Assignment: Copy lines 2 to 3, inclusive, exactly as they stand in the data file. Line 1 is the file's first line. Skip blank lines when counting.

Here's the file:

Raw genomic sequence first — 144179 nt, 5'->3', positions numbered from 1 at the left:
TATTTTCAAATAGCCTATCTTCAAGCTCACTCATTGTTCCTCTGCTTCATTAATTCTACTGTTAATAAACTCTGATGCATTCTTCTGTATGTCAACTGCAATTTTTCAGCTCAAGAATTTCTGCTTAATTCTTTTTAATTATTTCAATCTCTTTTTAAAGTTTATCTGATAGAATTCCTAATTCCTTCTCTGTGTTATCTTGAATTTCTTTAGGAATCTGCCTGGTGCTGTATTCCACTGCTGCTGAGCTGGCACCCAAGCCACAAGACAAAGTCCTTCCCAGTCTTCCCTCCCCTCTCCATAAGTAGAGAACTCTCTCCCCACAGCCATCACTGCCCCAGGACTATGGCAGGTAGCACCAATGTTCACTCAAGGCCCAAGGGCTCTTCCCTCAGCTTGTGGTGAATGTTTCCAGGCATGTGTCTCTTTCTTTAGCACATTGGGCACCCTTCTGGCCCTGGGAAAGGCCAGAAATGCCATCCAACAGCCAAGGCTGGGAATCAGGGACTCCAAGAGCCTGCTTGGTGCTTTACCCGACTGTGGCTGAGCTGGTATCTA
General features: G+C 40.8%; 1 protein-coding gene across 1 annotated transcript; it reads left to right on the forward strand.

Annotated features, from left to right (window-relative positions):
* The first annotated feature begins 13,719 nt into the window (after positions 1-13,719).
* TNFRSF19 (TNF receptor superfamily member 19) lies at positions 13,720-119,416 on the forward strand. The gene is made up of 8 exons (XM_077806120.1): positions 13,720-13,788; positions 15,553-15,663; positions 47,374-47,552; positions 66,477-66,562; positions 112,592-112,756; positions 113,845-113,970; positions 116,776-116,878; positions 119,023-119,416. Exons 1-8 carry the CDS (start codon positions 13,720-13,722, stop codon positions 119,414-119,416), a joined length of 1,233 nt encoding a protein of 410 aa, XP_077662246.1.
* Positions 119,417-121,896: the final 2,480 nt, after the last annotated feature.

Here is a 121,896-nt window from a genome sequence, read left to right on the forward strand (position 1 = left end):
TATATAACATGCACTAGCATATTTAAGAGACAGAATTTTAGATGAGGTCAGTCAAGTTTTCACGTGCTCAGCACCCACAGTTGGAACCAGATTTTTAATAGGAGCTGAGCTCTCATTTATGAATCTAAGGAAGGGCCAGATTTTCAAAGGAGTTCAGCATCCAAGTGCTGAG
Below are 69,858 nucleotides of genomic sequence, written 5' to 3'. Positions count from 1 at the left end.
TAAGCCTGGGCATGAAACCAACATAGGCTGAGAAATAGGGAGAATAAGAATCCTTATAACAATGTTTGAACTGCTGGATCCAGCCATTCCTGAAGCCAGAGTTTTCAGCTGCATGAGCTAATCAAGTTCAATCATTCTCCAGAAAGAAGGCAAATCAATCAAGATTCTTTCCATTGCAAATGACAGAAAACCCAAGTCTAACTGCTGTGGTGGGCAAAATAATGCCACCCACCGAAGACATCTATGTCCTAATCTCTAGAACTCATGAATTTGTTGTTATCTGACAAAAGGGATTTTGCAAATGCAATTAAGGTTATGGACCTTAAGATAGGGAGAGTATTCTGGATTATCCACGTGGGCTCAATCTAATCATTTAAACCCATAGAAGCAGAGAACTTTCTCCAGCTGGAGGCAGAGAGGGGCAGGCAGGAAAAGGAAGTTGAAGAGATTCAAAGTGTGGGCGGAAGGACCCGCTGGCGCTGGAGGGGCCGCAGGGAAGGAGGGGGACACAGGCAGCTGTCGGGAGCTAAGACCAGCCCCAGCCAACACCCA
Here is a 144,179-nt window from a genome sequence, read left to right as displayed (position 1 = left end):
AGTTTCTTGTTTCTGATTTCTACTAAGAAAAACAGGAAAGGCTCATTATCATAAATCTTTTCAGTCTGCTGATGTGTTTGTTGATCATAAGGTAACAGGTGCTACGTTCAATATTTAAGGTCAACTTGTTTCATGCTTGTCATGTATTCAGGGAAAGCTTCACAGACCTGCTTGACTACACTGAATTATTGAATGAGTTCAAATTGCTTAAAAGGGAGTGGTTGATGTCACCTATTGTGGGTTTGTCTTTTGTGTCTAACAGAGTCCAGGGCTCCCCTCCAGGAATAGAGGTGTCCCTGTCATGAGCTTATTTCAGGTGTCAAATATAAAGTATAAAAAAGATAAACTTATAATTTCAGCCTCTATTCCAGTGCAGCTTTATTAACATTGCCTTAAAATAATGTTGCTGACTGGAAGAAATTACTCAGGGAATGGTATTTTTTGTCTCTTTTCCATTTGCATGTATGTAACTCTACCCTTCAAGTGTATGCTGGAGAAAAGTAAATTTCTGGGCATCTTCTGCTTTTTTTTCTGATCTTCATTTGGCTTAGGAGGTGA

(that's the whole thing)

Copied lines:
TATTTTCAAATAGCCTATCTTCAAGCTCACTCATTGTTCCTCTGCTTCATTAATTCTACTGTTAATAAACTCTGATGCATTCTTCTGTATGTCAACTGCAATTTTTCAGCTCAAGAATTTCTGCTTAATTCTTTTTAATTATTTCAATCTCTTTTTAAAGTTTATCTGATAGAATTCCTAATTCCTTCTCTGTGTTATCTTGAATTTCTTTAGGAATCTGCCTGGTGCTGTATTCCACTGCTGCTGAGCTGGCACCCAAGCCACAAGACAAAGTCCTTCCCAGTCTTCCCTCCCCTCTCCATAAGTAGAGAACTCTCTCCCCACAGCCATCACTGCCCCAGGACTATGGCAGGTAGCACCAATGTTCACTCAAGGCCCAAGGGCTCTTCCCTCAGCTTGTGGTGAATGTTTCCAGGCATGTGTCTCTTTCTTTAGCACATTGGGCACCCTTCTGGCCCTGGGAAAGGCCAGAAATGCCATCCAACAGCCAAGGCTGGGAATCAGGGACTCCAAGAGCCTGCTTGGTGCTTTACCCGACTGTGGCTGAGCTGGTATCTA
General features: G+C 40.8%; 1 protein-coding gene across 1 annotated transcript; it reads left to right on the forward strand.